For every art gallery in town there are scores of stunning private home-studios where the public can see hundreds of pieces that simply can’t fit into a regular art venue. Take the house of Helen Gotlib and Dylan Stryznski. They have been together since they met at the UM School of Art and Design. She focuses on figurative and botanical drawing, using live models and delicate dried flowers that she sketches with pen and ink and then fills in with watercolor or gouache. Dylan has been exploring an expanding socio-environmental set of themes that he describes as “paranoid” and “cartoon expressionism” using a variety of media including roofing tar. That’s gouache on acid. And in this world, no matter how paranoid you get, you can never keep up. You can find Helen at booth number 166 on South University during the Ann Arbor Art Fair. To make an appointment to see their studio-house: 734-678-7976.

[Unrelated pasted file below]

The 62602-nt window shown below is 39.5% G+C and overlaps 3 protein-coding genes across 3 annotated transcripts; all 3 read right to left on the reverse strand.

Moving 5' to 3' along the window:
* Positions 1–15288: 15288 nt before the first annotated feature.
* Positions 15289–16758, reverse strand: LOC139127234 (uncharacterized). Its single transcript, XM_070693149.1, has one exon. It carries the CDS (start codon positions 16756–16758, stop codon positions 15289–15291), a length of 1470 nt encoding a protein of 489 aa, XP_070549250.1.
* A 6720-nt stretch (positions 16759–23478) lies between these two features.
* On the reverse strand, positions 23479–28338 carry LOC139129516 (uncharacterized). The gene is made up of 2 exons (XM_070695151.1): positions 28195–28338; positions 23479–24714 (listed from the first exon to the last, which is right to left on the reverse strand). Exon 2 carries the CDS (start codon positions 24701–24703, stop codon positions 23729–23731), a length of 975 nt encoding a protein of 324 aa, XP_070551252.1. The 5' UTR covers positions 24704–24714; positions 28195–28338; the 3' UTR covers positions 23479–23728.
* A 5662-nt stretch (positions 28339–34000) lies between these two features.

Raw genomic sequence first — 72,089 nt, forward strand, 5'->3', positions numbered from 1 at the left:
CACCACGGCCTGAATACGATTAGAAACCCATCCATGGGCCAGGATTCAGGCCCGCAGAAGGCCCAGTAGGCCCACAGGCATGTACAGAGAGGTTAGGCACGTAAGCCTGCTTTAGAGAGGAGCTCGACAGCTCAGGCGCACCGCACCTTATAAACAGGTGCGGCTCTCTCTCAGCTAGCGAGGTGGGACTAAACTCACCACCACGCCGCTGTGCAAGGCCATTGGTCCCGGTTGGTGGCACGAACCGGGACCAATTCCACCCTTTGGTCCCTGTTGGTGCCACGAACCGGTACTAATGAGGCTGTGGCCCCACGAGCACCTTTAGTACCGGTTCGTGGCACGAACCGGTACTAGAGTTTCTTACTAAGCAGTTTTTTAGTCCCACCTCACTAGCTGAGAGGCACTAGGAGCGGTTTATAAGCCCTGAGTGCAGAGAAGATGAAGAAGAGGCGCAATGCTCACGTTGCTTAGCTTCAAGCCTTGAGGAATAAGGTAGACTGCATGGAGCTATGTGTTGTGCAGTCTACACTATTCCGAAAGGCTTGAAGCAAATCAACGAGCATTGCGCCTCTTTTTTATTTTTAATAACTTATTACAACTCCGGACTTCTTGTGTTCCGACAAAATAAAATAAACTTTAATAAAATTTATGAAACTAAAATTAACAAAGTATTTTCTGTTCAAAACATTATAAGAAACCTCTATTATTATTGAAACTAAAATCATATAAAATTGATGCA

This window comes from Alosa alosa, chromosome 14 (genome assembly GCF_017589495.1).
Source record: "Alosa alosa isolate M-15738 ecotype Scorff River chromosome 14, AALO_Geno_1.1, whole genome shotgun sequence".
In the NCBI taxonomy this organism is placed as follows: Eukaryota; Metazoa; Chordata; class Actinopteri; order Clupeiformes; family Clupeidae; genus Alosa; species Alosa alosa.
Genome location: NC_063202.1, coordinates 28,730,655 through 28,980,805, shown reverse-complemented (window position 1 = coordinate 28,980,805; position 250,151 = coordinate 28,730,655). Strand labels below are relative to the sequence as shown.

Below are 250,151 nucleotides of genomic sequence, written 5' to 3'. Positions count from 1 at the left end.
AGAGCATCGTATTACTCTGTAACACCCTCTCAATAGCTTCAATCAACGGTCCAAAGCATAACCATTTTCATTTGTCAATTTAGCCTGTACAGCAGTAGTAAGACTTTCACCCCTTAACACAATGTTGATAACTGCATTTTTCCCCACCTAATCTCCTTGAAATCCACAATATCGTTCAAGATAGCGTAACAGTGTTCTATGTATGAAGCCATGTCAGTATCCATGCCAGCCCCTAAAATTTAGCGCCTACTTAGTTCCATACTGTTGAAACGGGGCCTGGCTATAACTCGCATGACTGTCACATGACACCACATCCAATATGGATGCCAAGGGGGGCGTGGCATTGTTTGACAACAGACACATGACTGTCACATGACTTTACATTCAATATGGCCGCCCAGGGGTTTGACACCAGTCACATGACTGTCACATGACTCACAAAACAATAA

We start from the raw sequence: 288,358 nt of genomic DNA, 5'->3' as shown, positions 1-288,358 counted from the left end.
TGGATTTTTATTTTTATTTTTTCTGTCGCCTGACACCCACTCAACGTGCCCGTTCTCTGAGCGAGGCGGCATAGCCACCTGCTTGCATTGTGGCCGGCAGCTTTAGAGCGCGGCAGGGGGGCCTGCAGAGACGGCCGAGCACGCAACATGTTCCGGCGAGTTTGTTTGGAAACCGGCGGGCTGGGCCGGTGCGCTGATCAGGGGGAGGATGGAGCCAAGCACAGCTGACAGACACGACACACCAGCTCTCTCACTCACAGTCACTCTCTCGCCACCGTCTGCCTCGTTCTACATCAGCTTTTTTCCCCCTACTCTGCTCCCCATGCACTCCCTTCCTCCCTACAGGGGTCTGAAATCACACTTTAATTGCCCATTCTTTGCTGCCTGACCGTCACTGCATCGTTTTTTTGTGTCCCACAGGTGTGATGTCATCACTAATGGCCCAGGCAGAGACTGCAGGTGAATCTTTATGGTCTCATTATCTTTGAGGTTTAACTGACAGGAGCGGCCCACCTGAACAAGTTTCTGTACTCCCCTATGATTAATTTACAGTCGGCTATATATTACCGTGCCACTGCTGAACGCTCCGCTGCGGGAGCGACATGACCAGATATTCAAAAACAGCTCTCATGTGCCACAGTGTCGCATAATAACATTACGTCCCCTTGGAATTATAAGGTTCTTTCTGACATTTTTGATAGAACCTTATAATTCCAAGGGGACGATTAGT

The beautiful thing about the kinds of songs that Tanager make are how layered they are… These are guitars that envelop you, drums that pull you, melodic phrases that levitate you (and no, I’m not on drugs as I write this)… Those ethereal traits have always distinguished a Tanager song, a hybrid of coarse distortion
It is heartrending to see that message, reverberated through the past and into the present. Cynics may be tempted to ask, “Have we really made any progress?”. Yet, above the calls of protest and activism, the gallery is also filled with silence, waiting for the viewer’s response to the question, “Will you change it?”
Flint’s story is essential to the film because it illustrates the power of greed and why corporate money has no place in government. Macroeconomics 101 tells us that corporations are beholden to one thing—their stockholders. Humans do not enter into this equation. How can you have a democracy for the people when corporate money runs the government? You can’t.
Following Dr. John Harvey Kellogg, a prodigious doctor whose ecstasy over medicine overshadowed his regard for those closest to him, and his striving younger brother W.K., who toiled unappreciated under his brother before setting off on his own to great fame and success.